Independent transmission development in California holds possibility of hope – panelists

The climate for independent developers of transmission in California has been less than friendly in the past, but is showing signs of improving, according to a panel of independent transmission developers who addressed TransmissionHub’s TransForum West in San Diego on July 16.

During the early years of its existence, the California ISO’s (Cal-ISO) board of directors approved two independent transmission projects: Path 15, a 200-mile stretch of 500-kV transmission from Bakersfield, Calif., to the Los Banos substation; and the TransBay Cable, which carries 500 MW of electricity from Pittsburgh, Calif., to San Francisco, according to Ziad Alawan, CEO of ZGlobal. Both projects are currently in service.

Other than those projects, independent transmission developers in California have made little headway.

“The ISO has approved almost $10bn of transmission for the last five years,” Alawan said. “Why, out of all the … independent transmission projects that have some merit, none has been selected? It’s pretty shocking.”

During the three-year period from 2008 to 2010, independent transmission developers proposed and submitted more than 40 transmission projects to the Cal-ISO for evaluation in its transmission planning cycle, but no independent project was approved, causing project proponents to question the Cal-ISO process.

“The issue I have with the ISO is that most of the decisions seem to be made in a black box,” David Kates, project manager for Nevada Hydro, said. His company is proposing the Lake Elsinore Pumped Storage (LEAPS) facility and the 29-mile, 500-kV Talega-Escondido transmission line that would run from a point northeast of Lake Elsinore on Southern California Edison’s (SCE) Valley-Serrano 500-kV line and terminate at a point south of Lake Elsinore on San Diego Gas & Electric’s (SDG&E) system.

Other panel members agreed with Kates.

“None of the [independent projects] was even evaluated as far as we know,” Gary Ackerman, executive director of the Western Power Trading Forum, said, referring to Kates’ comment about the Cal-ISO’s “black box” process.

Ackerman said the process for independent transmission developers in California parallels a famous Victor Hugh novel.

Les Misérables is a fair title for transmission development,” Ackerman said. “I don’t know who Jean Valjean would be, but Javert is definitely the incumbent [utilities].”

The power of those incumbents, Ackerman said, may have contributed to the lack of consideration given to independent transmission projects. However, a recent change in leadership at the Cal-ISO has given him hope that things will improve for independent developers.

“The previous CEO of the ISO … didn’t like independent transmission; didn’t believe in it,” he said, referring to the previous CEO Yakout Mansour, who retired in June 2011. “When the new CEO, Steve Berberich, got in two years ago, he said ‘I believe in competitive transmission. However, I don’t have much to offer you because the queue is all filled up’,” – but promised that the situation would improve for independent developers of transmission.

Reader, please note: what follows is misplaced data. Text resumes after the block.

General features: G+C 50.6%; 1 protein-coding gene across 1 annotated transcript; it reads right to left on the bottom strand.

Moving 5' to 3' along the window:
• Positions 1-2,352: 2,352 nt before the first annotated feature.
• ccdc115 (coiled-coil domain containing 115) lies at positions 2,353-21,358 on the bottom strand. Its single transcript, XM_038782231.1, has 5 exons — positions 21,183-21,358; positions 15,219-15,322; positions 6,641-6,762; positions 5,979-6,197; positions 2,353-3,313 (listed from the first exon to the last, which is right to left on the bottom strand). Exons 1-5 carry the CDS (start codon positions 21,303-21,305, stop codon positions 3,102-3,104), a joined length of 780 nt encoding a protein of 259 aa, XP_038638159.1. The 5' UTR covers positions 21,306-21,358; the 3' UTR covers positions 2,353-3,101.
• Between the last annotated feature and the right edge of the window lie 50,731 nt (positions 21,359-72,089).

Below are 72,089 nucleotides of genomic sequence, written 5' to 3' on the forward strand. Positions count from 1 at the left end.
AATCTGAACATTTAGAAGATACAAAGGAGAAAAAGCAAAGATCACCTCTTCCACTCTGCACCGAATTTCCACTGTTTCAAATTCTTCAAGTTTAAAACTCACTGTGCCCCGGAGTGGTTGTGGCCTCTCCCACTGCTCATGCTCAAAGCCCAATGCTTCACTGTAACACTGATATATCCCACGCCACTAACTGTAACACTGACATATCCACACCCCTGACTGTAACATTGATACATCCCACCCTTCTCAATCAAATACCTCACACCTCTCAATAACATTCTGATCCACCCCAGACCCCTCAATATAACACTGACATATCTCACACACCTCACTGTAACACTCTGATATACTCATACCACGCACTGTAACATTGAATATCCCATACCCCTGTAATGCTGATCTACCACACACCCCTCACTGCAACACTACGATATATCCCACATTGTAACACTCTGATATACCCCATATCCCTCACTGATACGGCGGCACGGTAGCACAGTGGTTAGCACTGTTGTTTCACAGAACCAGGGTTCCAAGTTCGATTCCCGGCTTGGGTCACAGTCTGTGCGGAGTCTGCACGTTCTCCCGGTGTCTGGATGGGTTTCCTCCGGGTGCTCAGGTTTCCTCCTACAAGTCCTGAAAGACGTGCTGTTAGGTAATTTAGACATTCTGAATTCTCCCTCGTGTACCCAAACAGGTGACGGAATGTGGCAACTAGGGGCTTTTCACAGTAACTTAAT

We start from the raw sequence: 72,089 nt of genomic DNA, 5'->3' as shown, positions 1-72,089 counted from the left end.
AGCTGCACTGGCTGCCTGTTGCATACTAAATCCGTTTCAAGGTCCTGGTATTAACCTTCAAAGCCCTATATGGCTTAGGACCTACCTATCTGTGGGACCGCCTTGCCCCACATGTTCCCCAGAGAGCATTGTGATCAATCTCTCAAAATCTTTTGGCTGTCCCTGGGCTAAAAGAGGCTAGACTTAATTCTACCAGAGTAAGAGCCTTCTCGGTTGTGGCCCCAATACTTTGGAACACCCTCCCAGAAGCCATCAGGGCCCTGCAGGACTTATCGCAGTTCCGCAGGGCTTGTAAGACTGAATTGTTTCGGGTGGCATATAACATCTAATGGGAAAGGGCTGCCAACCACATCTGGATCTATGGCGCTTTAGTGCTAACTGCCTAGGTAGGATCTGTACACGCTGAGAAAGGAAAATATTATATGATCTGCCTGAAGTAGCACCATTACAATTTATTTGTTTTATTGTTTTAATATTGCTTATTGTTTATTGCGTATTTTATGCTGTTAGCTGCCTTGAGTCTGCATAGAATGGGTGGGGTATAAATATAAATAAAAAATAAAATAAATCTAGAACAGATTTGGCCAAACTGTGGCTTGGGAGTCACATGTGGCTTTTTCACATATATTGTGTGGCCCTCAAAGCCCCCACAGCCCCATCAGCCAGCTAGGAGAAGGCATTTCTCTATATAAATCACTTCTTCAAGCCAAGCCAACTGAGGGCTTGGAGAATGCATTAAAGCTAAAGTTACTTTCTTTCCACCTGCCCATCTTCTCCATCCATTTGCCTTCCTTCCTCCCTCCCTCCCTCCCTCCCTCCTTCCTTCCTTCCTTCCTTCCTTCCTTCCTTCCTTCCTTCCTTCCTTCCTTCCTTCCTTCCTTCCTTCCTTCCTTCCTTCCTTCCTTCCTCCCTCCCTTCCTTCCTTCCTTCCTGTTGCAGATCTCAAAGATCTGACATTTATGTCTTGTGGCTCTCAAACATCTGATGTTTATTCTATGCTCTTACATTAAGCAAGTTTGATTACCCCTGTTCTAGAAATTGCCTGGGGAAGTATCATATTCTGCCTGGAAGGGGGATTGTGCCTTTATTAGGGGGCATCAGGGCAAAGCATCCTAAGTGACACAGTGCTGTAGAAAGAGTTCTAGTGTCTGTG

“In my judgment, he’s held up to that promise,” Ackerman said. “We’ve gone from hope to despair to the possibility of hope.”

Regardless of whatever attitude changes may have taken place at the Cal-ISO, Kates said the damage to independent developers has been done.

“What’s happened over the last few years is that the utilities have been granted some $10bn in projects that have reduced the value of the remaining projects,” Kates said. “They’ve taken away reliability needs, they’ve taken away economic [projects], so to a certain extent, what’s left … are crumbs after the markets got rigged in the favor of utilities.”

Rather than contend with the Cal-ISO process, Kates’ company took a different approach. It sought approval for its projects from the California Public Utilities Commission (CPUC).

“We went to the PUC is because the PUC basically has to make the same decisions as the ISO does, but the CPUC’s process is more open,” Kates said. “The demonstration [of value] is made in an open forum in front of a judge. We’re more comfortable with that process because it’s open, because we can see the strength of the arguments that everybody’s making. We don’t see that at the ISO.”

In addition, the CPUC approves siting, while the Cal-ISO does not, he said.

Not every independent transmission developer can adopt Kates’ approach, however. The CPUC has jurisdiction over the service territories of the state’s investor-owned public utilities (IOU), not the entire state. Nevada Hydro, Kates said, is planning to become a public utility if it can get through the CPUC process.

In addition to new leadership at the Cal-ISO, Ackerman said three factors will contribute to a more robust opportunity for independent transmission: the potential for an increase in the state’s RPS mandate beyond the current mandate of 33% by 2020; the potential closure of seaside generating plants over the next 10 years to comply with tighter rules governing the use of ocean water for once-through cooling; and the permanent closure of the San Onofre Nuclear Generating Station.

“It all depends on how the California ISO does,” he said, “but everything I’ve seen them do so far gives me reason for hope.”

SCE is a unit of Edison International (NYSE:EIX) and SDG&E is a subsidiary Sempra Energy (NYSE:SRE).